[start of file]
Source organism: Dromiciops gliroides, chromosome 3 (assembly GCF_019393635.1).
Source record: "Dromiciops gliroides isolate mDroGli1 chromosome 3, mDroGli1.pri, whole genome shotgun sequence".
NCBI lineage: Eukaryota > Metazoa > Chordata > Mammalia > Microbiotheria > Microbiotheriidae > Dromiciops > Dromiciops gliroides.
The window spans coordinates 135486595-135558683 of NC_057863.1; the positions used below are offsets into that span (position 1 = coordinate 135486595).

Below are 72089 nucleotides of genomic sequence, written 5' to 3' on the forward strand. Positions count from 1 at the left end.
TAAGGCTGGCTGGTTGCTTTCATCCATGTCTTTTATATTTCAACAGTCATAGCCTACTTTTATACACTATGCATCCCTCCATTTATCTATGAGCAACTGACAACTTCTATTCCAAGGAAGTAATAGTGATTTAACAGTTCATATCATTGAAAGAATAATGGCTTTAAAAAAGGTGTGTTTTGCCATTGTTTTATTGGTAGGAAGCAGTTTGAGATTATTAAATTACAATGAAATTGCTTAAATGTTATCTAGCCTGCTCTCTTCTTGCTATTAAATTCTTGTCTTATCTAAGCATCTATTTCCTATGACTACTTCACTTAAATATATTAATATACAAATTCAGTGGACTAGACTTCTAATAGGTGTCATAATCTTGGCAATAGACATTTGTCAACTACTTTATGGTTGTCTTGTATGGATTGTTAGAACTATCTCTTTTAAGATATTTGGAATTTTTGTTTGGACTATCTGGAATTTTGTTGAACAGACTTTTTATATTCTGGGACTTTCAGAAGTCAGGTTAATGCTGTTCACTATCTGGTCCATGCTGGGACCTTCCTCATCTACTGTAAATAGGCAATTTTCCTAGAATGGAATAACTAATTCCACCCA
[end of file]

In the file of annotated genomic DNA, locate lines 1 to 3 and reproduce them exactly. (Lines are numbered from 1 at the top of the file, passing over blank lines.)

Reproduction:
Source organism: Dromiciops gliroides, chromosome 3 (assembly GCF_019393635.1).
Source record: "Dromiciops gliroides isolate mDroGli1 chromosome 3, mDroGli1.pri, whole genome shotgun sequence".
NCBI lineage: Eukaryota > Metazoa > Chordata > Mammalia > Microbiotheria > Microbiotheriidae > Dromiciops > Dromiciops gliroides.